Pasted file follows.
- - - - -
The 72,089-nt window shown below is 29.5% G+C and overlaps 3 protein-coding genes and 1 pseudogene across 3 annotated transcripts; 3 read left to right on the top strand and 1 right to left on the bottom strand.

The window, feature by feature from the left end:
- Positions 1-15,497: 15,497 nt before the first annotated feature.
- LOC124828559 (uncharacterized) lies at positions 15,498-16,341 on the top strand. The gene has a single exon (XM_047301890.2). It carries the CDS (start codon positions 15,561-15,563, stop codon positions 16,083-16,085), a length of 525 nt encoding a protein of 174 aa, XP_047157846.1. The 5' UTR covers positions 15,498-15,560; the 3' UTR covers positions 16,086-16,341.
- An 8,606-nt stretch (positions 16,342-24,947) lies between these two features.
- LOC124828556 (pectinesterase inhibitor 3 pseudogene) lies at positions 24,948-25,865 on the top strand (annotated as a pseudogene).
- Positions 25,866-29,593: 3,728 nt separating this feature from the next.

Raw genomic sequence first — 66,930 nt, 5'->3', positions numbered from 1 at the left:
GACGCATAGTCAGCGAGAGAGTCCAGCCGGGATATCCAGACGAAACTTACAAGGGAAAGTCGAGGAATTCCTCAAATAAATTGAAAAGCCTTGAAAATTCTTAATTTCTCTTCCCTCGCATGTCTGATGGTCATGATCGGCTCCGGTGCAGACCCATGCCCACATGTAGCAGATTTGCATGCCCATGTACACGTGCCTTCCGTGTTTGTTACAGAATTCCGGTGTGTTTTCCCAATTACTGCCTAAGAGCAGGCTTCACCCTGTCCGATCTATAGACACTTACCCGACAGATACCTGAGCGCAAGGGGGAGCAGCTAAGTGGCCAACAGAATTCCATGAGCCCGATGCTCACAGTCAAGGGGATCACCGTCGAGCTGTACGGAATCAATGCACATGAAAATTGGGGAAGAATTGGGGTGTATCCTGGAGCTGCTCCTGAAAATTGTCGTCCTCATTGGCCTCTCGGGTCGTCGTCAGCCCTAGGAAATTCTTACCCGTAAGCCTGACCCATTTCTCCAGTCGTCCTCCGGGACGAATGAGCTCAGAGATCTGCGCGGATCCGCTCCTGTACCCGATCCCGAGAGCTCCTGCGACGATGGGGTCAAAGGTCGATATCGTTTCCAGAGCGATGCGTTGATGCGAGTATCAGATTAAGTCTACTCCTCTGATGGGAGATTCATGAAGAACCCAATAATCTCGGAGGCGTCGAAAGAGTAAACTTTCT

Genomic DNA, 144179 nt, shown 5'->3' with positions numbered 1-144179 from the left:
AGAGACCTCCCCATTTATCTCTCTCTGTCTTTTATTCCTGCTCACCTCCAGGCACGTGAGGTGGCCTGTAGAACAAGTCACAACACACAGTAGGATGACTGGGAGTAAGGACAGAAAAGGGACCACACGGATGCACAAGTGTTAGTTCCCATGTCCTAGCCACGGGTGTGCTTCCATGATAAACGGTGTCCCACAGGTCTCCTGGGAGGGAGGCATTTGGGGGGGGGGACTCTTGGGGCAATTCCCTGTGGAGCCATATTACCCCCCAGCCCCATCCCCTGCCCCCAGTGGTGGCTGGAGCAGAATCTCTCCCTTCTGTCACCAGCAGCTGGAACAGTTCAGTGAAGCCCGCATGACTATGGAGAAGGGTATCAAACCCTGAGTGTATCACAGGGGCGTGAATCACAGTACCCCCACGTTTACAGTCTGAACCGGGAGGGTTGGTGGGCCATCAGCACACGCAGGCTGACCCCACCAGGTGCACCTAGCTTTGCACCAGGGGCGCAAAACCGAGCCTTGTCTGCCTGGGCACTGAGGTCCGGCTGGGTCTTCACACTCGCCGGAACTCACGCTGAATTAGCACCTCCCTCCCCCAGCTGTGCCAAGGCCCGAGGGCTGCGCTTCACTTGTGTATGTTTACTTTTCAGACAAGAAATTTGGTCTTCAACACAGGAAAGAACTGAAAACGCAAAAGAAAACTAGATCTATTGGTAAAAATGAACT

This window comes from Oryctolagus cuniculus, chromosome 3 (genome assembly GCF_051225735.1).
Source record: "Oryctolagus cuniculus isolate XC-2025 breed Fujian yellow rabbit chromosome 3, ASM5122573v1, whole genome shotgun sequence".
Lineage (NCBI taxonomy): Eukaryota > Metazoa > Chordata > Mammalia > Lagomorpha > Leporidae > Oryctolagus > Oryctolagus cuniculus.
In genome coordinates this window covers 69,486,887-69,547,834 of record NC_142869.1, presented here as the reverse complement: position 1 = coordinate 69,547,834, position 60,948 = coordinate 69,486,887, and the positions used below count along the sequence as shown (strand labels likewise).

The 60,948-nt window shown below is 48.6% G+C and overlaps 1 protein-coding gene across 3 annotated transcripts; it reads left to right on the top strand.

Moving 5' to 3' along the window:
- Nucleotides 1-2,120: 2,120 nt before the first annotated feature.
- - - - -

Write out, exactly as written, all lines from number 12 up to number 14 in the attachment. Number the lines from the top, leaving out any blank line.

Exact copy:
This window comes from Oryctolagus cuniculus, chromosome 3 (genome assembly GCF_051225735.1).
Source record: "Oryctolagus cuniculus isolate XC-2025 breed Fujian yellow rabbit chromosome 3, ASM5122573v1, whole genome shotgun sequence".
Lineage (NCBI taxonomy): Eukaryota > Metazoa > Chordata > Mammalia > Lagomorpha > Leporidae > Oryctolagus > Oryctolagus cuniculus.